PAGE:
Friday, November 6, 2009

Caroline Cox's "The Fight to Survive"

Caroline Cox is an associate professor in the Department of History at the University of the Pacific in Stockton, CA. She is the author of A Proper Sense of Honor: Service and Sacrifice in George Washington's Army. She has also written numerous articles for history publications and has appeared as a commentator on the History Channel.

She applied the “Page 99 Test” to her new book, The Fight to Survive: A Young Girl, Diabetes, and the Discovery of Insulin, and reported the following:
In 1919, when Elizabeth Evans Hughes was eleven years old, she was diagnosed with type 1 diabetes. At that time, before the discovery of insulin, it was a death sentence. Three years later, she had wasted away to only forty five pounds and lay near death. But in the summer of 1922, insulin was discovered. She became one of the first recipients and her life was saved. During these critical years, her parents, Secretary of State Charles Evans Hughes and Antoinette Carter Hughes sent Elizabeth away from Washington DC with her nurse. My book about her life during this time is based on her letters home.

Hers is a more complicated story than courage in the face of adversity. After her diagnosis, Elizabeth lived a Spartan life, keeping herself alive by so-called starvation therapy. The theory of this treatment was that if the body was not processing carbohydrate properly, you simply should not eat any! Thus, she lived on less than 800 calories a day. You would expect someone in that circumstance to languish in miserable isolation but she was continually and enthusiastically engaged with the world around her.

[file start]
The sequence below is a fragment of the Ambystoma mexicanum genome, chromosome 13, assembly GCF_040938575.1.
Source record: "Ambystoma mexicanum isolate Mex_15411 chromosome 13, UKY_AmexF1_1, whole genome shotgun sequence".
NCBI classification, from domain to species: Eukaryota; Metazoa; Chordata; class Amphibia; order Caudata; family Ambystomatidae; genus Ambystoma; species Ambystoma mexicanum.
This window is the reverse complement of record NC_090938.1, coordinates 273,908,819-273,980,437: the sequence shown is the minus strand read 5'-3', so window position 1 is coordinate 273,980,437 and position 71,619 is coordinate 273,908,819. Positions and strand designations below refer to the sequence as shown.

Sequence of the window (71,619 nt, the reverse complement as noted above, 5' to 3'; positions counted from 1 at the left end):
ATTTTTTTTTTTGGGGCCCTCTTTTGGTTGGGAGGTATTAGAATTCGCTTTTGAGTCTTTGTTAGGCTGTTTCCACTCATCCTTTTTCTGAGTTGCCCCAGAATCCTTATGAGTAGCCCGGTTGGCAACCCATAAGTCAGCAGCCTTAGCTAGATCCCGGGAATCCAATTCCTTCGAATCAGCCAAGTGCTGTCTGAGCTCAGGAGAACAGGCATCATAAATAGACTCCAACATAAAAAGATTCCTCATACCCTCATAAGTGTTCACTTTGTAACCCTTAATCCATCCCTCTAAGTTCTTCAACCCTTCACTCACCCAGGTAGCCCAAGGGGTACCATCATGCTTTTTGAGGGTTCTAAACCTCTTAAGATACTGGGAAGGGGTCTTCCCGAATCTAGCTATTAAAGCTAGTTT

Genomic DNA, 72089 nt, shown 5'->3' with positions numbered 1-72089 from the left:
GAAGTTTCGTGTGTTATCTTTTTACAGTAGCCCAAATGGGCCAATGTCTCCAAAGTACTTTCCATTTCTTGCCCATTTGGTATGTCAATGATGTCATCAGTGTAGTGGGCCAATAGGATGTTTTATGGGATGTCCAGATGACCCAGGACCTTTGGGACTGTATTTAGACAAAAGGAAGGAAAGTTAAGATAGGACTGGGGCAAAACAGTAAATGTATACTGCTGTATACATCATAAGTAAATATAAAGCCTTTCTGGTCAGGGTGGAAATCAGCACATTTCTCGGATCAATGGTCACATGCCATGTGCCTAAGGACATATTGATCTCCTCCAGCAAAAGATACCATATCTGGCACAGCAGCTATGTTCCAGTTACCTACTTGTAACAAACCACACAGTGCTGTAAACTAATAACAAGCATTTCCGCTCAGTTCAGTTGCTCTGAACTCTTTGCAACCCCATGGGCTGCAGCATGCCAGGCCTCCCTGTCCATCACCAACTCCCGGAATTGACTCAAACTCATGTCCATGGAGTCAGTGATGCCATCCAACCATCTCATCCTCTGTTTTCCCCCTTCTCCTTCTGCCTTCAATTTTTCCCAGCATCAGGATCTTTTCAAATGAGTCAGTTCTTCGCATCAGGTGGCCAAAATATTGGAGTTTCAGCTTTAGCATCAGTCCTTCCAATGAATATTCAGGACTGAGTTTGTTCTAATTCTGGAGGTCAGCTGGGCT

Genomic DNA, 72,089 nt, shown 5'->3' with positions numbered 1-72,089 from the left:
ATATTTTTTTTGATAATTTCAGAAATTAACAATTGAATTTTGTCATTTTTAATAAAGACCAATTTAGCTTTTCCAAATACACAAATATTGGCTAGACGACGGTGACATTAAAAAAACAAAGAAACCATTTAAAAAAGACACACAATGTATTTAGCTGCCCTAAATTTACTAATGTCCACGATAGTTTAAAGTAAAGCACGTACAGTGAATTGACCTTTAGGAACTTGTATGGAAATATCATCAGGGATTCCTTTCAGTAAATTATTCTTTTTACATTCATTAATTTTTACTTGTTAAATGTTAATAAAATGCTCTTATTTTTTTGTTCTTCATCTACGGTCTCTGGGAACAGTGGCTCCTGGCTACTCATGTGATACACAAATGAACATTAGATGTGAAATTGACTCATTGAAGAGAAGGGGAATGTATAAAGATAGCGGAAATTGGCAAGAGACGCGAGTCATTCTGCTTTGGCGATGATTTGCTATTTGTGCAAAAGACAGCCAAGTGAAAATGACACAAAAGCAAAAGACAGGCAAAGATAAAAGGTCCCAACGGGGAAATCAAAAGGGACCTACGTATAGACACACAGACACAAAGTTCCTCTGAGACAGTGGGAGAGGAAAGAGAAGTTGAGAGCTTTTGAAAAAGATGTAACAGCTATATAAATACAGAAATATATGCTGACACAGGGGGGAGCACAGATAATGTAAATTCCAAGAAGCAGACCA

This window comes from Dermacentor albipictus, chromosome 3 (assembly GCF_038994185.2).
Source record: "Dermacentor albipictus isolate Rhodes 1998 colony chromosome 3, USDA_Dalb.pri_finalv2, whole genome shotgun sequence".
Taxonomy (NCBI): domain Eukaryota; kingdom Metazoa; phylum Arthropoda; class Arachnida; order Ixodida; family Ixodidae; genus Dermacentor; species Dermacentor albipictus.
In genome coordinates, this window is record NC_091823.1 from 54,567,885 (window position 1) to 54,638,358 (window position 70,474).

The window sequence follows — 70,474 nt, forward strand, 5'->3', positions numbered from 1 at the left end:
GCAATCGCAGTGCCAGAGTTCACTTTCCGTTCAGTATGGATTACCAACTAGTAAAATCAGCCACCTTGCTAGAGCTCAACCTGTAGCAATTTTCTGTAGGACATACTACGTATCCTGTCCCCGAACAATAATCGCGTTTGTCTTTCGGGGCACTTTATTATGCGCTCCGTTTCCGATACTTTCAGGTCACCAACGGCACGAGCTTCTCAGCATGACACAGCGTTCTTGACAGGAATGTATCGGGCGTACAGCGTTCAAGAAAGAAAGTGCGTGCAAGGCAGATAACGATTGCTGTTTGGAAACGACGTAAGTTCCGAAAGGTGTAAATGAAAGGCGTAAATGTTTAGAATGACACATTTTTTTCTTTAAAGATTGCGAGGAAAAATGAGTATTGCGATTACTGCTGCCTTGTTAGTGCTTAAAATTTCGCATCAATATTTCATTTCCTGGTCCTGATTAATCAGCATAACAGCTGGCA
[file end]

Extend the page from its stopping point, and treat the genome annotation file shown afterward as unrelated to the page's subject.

Page 99 doesn’t reveal much about her story, but it does capture her personality. It contains her only real expression of complaint. She wanted to be in charge of her life and was frustrated when she could not be. But neither she nor her family tolerated whining and whatever annoyances came her way, she quickly found ways to deal with them.

I wanted to know where this self-discipline came from. I recreated her family life, found out about her friends, the places she went, and the people she talked about. I discovered that she lost herself in books and took solace from nature. But she also sought out friends and joined them at meals she could not eat and watched them at games she could not play, more comforted by their companionship than she was tortured by the sight of things she could no longer do. She was a dying child who rarely wrote about her illness and who was determined in the face of enormous odds to live well. I found her story of hopefulness inspiring and I hope readers do too.
Video: Caroline Cox discusses The Fight to Survive.

Read more about The Fight to Survive at the publisher's website.

--Marshal Zeringue